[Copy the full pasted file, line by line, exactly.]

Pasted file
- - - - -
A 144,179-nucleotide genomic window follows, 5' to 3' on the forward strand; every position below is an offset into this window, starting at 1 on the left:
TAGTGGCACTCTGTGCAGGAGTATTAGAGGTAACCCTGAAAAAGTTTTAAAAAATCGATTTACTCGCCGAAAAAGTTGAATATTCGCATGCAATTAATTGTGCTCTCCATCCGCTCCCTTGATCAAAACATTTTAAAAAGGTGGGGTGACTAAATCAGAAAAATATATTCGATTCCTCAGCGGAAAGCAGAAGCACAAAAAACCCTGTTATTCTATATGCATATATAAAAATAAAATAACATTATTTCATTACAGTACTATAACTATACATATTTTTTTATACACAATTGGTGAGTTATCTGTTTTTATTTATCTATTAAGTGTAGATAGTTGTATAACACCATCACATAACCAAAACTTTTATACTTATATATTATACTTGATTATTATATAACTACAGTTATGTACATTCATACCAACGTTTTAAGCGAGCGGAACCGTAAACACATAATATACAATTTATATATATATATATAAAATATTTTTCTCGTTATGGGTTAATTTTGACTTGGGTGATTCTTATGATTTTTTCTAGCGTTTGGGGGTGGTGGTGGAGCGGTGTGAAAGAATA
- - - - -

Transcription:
A 144,179-nucleotide genomic window follows, 5' to 3' on the forward strand; every position below is an offset into this window, starting at 1 on the left:
TAGTGGCACTCTGTGCAGGAGTATTAGAGGTAACCCTGAAAAAGTTTTAAAAAATCGATTTACTCGCCGAAAAAGTTGAATATTCGCATGCAATTAATTGTGCTCTCCATCCGCTCCCTTGATCAAAACATTTTAAAAAGGTGGGGTGACTAAATCAGAAAAATATATTCGATTCCTCAGCGGAAAGCAGAAGCACAAAAAACCCTGTTATTCTATATGCATATATAAAAATAAAATAACATTATTTCATTACAGTACTATAACTATACATATTTTTTTATACACAATTGGTGAGTTATCTGTTTTTATTTATCTATTAAGTGTAGATAGTTGTATAACACCATCACATAACCAAAACTTTTATACTTATATATTATACTTGATTATTATATAACTACAGTTATGTACATTCATACCAACGTTTTAAGCGAGCGGAACCGTAAACACATAATATACAATTTATATATATATATATAAAATATTTTTCTCGTTATGGGTTAATTTTGACTTGGGTGATTCTTATGATTTTTTCTAGCGTTTGGGGGTGGTGGTGGAGCGGTGTGAAAGAATA